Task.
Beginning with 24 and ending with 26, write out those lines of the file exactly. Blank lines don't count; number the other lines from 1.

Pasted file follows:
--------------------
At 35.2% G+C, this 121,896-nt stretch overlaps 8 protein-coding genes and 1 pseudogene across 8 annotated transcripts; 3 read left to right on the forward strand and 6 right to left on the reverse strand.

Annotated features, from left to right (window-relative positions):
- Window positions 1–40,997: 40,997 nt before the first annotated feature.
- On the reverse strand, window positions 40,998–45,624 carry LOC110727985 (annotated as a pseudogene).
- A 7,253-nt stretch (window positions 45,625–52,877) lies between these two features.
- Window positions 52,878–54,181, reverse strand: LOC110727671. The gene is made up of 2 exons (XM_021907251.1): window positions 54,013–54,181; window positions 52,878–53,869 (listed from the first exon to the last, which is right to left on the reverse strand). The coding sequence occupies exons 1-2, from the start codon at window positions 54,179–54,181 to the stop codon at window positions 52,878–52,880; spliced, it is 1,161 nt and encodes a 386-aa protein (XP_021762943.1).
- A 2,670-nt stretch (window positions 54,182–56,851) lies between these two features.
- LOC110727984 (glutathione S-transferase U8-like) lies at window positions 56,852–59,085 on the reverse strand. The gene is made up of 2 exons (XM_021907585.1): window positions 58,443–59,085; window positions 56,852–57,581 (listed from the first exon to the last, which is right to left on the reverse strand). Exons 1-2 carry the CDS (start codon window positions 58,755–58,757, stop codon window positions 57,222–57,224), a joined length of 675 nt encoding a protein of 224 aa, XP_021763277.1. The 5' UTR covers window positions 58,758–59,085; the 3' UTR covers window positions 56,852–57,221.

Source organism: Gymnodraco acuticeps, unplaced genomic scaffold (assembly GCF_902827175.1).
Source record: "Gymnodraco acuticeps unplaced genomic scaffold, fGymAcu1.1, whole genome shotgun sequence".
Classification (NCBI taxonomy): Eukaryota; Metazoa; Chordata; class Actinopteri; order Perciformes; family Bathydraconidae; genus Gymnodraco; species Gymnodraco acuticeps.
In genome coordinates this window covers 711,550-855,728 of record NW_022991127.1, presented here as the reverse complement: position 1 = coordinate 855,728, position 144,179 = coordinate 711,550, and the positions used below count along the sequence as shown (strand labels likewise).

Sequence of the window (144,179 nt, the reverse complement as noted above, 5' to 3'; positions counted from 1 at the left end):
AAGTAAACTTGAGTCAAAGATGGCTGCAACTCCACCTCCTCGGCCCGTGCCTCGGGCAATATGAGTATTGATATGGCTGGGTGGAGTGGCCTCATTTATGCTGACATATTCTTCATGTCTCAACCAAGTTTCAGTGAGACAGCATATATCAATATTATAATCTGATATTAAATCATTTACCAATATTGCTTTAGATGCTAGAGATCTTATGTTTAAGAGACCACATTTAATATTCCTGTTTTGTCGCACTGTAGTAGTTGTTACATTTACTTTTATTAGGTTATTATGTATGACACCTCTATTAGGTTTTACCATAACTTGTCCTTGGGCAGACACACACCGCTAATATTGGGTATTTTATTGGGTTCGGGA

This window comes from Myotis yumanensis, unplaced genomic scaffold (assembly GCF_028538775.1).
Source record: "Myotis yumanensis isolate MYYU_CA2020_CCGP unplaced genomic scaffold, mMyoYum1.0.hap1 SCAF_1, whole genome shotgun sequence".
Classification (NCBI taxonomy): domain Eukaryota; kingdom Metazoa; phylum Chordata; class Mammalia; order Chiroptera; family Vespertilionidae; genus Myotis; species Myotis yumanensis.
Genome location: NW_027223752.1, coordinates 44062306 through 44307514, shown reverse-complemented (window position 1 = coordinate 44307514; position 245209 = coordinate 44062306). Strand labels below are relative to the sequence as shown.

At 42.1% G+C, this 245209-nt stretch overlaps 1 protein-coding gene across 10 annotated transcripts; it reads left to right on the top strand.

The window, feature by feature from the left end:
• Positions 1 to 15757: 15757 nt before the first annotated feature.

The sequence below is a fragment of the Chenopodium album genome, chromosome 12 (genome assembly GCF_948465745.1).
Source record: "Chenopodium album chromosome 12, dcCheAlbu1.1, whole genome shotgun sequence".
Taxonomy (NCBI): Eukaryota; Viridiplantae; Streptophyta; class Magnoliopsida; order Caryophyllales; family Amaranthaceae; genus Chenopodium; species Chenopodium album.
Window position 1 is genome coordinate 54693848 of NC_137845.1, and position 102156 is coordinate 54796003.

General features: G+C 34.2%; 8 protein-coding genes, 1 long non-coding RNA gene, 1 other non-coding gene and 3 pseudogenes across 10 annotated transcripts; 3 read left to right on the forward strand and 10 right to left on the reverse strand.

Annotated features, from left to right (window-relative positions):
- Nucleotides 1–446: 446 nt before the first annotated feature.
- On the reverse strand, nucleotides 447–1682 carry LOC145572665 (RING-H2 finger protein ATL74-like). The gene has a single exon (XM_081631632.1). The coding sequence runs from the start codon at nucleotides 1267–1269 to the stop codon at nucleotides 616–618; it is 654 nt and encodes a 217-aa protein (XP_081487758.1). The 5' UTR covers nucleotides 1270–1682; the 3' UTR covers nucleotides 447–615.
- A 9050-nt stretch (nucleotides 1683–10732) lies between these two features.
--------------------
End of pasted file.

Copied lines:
Taxonomy (NCBI): Eukaryota; Viridiplantae; Streptophyta; class Magnoliopsida; order Caryophyllales; family Amaranthaceae; genus Chenopodium; species Chenopodium album.
Window position 1 is genome coordinate 54693848 of NC_137845.1, and position 102156 is coordinate 54796003.

General features: G+C 34.2%; 8 protein-coding genes, 1 long non-coding RNA gene, 1 other non-coding gene and 3 pseudogenes across 10 annotated transcripts; 3 read left to right on the forward strand and 10 right to left on the reverse strand.